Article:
China has tightened up its national security scrutiny in recent months by probing foreign consulting companies, testing the nerves of foreign investors who have long been concerned about policy uncertainties, an issue that has long undermined the attractiveness of the Chinese market, Andrew Mullen reported for the South China Morning Post (SCMP).
Photo Insert: Chinese authorities recently raided international consulting firm Capvision.
In the latest move, authorities raided international consulting firm Capvision. It was accused of helping to leak information about the Chinese military technology industry to foreigners.
Another global consultancy firm, Bain & Company, also said staff in its Shanghai office were questioned by police in April.
Early signs could be worrisome. Foreign direct investment inflows into China dropped in the first four months of the year, despite Beijing’s intensive charm offensive to woo foreign investors to heal its Covid-torn economy, further clouding an already uneven economic recovery.
Earlier, corporate due diligence firm Mintz Group closed its China office in Beijing after five Chinese staff were detained by the police over “suspected illegal business operations.”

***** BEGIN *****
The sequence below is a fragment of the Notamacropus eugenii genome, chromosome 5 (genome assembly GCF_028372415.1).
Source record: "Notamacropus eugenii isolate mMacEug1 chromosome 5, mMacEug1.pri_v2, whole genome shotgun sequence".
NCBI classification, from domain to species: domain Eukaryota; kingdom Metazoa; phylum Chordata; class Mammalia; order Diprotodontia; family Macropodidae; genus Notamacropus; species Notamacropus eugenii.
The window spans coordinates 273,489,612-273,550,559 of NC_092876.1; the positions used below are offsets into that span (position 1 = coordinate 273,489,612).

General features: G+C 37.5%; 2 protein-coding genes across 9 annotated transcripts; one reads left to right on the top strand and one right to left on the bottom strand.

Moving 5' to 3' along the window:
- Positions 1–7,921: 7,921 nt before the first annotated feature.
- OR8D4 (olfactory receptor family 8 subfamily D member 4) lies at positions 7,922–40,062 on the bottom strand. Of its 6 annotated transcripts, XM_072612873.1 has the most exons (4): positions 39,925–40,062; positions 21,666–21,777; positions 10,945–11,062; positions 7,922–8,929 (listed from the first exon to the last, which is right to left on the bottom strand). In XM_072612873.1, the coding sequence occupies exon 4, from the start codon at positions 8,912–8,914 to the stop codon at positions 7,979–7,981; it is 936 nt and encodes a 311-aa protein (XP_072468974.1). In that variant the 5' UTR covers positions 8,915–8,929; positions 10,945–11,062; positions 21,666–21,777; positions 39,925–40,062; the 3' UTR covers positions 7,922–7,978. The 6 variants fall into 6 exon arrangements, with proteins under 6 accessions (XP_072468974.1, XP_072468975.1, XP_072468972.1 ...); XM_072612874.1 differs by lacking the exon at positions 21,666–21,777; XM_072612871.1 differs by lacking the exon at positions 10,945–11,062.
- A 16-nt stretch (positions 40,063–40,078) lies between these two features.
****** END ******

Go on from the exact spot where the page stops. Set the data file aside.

The raids triggered foreign investors’ outcry about the absence of predictable, transparent and stable policies in China.
State media defended the raids as “pressing and necessary” to close a loophole in national security and promote the healthy development of industries at a time when tools for espionage are more sophisticated with the help of technology and new business.
The intensified national security checks came against a backdrop of a more confrontational rivalry with the US, which has also tightened its national security surveillance and put a number of Chinese companies on its blacklist.